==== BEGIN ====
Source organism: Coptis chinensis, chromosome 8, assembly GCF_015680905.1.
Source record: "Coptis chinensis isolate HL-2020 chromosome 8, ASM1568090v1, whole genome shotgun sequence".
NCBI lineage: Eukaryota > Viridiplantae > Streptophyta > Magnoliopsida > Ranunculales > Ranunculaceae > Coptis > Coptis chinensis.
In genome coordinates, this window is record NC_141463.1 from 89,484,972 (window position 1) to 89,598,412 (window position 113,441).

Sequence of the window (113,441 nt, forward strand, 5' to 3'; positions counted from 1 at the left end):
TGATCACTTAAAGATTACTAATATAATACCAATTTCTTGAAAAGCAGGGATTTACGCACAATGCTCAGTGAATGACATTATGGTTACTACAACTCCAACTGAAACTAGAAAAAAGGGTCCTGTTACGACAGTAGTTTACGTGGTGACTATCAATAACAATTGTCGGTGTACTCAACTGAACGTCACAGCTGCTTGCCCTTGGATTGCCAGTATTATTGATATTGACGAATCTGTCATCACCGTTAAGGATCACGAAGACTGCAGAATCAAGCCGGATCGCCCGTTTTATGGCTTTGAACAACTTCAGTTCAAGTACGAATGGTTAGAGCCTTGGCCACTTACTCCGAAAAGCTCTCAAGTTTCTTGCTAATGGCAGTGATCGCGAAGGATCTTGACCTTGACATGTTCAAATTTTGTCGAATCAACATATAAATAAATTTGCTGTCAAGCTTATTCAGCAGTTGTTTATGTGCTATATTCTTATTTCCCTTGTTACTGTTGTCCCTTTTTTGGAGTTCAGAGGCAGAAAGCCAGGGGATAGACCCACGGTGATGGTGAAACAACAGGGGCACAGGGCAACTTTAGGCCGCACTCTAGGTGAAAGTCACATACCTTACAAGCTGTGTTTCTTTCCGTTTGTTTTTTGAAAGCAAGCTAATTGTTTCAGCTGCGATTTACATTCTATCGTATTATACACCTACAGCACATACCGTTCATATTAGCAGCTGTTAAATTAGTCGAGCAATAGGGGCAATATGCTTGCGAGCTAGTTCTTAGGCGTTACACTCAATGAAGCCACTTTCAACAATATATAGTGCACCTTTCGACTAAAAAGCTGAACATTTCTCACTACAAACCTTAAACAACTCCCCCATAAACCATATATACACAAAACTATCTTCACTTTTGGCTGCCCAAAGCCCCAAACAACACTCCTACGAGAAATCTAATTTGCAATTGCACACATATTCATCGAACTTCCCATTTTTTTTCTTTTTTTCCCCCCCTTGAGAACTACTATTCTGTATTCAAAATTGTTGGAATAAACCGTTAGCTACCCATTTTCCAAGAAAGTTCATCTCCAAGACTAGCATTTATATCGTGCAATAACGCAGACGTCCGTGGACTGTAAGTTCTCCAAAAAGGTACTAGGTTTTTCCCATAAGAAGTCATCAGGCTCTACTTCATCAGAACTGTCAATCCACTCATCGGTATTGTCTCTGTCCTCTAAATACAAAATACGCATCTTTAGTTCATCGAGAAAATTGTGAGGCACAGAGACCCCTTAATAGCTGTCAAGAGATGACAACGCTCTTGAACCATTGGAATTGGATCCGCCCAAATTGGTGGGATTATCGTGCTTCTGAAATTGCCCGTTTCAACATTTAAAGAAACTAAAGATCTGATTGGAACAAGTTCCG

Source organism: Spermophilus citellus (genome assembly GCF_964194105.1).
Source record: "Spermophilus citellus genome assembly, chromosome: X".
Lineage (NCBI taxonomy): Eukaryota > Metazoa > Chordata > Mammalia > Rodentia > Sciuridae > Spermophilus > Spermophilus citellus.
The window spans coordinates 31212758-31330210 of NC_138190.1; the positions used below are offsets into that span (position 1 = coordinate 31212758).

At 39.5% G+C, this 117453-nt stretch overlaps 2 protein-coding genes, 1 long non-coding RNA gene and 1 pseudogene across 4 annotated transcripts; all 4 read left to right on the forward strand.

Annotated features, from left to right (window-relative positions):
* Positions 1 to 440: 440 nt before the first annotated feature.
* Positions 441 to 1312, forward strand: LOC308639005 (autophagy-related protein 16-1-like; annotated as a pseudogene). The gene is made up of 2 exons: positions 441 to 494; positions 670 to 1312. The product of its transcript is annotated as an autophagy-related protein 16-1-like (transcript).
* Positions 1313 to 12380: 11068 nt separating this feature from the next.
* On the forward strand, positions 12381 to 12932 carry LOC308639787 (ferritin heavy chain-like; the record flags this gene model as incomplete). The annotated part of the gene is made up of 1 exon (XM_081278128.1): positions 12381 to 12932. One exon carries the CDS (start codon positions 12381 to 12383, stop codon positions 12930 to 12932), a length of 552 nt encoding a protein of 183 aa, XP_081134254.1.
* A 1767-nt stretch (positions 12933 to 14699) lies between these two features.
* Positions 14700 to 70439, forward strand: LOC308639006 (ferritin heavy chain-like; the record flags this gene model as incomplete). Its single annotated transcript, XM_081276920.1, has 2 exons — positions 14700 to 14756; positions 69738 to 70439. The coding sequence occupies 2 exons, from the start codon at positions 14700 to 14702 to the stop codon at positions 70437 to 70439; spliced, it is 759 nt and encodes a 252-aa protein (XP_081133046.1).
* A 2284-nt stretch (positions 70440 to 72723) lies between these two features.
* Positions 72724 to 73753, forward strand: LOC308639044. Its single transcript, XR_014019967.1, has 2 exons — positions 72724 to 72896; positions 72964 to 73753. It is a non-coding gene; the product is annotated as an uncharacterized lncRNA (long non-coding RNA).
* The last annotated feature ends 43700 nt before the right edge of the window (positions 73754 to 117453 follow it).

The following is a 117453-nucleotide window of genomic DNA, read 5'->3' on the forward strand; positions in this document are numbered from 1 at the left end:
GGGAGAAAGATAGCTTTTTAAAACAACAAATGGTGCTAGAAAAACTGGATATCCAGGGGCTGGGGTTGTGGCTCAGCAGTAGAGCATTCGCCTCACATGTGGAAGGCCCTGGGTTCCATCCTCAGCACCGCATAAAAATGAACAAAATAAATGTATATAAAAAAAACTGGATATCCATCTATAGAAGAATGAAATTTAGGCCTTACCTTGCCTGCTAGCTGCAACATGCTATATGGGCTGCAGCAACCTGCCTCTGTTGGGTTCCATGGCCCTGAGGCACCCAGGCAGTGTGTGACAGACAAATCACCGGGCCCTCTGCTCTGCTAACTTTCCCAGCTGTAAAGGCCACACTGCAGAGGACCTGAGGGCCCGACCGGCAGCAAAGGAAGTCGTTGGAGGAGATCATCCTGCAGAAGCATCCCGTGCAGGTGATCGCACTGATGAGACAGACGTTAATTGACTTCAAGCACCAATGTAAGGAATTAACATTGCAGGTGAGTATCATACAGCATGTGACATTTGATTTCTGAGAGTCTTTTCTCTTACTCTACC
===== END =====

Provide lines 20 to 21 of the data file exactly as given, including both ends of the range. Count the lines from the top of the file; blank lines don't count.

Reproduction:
* Positions 72724 to 73753, forward strand: LOC308639044. Its single transcript, XR_014019967.1, has 2 exons — positions 72724 to 72896; positions 72964 to 73753. It is a non-coding gene; the product is annotated as an uncharacterized lncRNA (long non-coding RNA).
* The last annotated feature ends 43700 nt before the right edge of the window (positions 73754 to 117453 follow it).